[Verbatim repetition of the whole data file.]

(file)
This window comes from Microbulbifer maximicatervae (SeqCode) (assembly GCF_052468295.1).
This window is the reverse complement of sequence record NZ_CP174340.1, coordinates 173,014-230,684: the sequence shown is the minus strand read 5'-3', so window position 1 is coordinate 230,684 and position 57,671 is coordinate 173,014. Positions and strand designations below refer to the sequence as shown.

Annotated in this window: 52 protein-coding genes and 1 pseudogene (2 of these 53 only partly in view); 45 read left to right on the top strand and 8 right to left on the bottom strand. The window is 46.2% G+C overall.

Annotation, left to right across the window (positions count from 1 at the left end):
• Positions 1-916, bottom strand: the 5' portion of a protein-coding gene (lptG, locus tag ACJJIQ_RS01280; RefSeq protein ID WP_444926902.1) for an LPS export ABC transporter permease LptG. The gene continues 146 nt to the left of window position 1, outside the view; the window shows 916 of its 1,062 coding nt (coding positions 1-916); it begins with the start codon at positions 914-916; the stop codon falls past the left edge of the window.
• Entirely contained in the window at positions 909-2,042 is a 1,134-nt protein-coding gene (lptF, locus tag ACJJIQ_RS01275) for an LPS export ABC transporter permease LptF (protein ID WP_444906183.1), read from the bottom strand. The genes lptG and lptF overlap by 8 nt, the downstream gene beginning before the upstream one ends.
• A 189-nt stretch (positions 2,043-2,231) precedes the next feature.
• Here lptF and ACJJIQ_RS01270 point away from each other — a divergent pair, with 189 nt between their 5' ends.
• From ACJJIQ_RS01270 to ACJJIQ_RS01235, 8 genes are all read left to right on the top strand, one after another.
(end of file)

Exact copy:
This window comes from Microbulbifer maximicatervae (SeqCode) (assembly GCF_052468295.1).
This window is the reverse complement of sequence record NZ_CP174340.1, coordinates 173,014-230,684: the sequence shown is the minus strand read 5'-3', so window position 1 is coordinate 230,684 and position 57,671 is coordinate 173,014. Positions and strand designations below refer to the sequence as shown.

Annotated in this window: 52 protein-coding genes and 1 pseudogene (2 of these 53 only partly in view); 45 read left to right on the top strand and 8 right to left on the bottom strand. The window is 46.2% G+C overall.

Annotation, left to right across the window (positions count from 1 at the left end):
• Positions 1-916, bottom strand: the 5' portion of a protein-coding gene (lptG, locus tag ACJJIQ_RS01280; RefSeq protein ID WP_444926902.1) for an LPS export ABC transporter permease LptG. The gene continues 146 nt to the left of window position 1, outside the view; the window shows 916 of its 1,062 coding nt (coding positions 1-916); it begins with the start codon at positions 914-916; the stop codon falls past the left edge of the window.
• Entirely contained in the window at positions 909-2,042 is a 1,134-nt protein-coding gene (lptF, locus tag ACJJIQ_RS01275) for an LPS export ABC transporter permease LptF (protein ID WP_444906183.1), read from the bottom strand. The genes lptG and lptF overlap by 8 nt, the downstream gene beginning before the upstream one ends.
• A 189-nt stretch (positions 2,043-2,231) precedes the next feature.
• Here lptF and ACJJIQ_RS01270 point away from each other — a divergent pair, with 189 nt between their 5' ends.
• From ACJJIQ_RS01270 to ACJJIQ_RS01235, 8 genes are all read left to right on the top strand, one after another.